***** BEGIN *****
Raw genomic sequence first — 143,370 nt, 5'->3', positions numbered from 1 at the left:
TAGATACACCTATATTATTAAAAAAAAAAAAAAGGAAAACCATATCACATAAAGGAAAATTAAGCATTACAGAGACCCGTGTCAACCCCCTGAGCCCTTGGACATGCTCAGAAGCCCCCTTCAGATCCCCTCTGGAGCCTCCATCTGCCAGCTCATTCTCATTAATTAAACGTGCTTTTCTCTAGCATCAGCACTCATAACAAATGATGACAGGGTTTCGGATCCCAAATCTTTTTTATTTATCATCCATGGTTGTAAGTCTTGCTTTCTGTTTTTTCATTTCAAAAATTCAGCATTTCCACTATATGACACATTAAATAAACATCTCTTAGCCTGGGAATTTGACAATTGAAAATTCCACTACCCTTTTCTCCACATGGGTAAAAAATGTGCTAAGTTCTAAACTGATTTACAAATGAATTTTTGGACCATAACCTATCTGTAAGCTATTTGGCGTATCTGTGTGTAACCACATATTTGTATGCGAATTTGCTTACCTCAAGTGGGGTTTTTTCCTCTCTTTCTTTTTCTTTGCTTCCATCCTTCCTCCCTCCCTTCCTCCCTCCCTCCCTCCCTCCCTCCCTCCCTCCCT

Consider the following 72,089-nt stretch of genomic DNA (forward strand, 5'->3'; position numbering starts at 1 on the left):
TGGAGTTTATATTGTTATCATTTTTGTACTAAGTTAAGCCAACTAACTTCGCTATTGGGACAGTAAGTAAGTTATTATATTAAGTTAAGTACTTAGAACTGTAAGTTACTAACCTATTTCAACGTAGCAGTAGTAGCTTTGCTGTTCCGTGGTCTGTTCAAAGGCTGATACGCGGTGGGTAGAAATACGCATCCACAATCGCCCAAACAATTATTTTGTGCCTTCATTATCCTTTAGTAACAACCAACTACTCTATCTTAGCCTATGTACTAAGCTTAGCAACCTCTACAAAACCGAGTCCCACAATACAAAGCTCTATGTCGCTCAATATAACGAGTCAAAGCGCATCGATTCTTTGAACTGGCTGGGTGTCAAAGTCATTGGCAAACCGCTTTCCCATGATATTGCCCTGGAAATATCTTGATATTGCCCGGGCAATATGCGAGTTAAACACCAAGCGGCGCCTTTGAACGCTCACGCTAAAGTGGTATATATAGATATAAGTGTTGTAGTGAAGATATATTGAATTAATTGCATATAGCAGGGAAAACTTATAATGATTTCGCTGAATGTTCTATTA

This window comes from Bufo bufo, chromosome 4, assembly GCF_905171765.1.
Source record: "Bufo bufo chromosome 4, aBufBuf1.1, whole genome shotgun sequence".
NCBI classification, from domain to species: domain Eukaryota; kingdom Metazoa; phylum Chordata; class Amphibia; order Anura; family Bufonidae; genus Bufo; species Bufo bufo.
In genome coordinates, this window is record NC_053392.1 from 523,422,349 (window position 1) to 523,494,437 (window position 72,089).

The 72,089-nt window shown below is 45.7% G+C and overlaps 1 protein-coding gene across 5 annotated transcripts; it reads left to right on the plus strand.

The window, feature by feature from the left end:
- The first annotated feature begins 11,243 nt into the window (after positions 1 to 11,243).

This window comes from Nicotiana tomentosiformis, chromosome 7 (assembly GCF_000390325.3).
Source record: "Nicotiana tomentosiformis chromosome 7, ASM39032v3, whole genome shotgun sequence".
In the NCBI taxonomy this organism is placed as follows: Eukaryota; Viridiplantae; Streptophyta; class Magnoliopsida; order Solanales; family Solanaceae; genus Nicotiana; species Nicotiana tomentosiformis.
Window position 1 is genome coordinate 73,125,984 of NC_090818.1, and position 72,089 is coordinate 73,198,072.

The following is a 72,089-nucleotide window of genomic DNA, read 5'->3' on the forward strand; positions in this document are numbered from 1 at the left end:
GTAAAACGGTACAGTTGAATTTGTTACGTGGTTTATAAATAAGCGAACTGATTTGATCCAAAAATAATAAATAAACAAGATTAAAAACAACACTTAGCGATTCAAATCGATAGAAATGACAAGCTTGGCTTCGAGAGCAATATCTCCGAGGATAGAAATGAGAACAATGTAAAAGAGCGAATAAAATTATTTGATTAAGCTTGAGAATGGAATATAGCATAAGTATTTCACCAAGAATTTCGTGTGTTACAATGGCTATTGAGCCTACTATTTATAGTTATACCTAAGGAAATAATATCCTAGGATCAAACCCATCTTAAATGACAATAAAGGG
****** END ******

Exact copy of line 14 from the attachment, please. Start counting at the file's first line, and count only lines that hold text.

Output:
In the NCBI taxonomy this organism is placed as follows: Eukaryota; Viridiplantae; Streptophyta; class Magnoliopsida; order Solanales; family Solanaceae; genus Nicotiana; species Nicotiana tomentosiformis.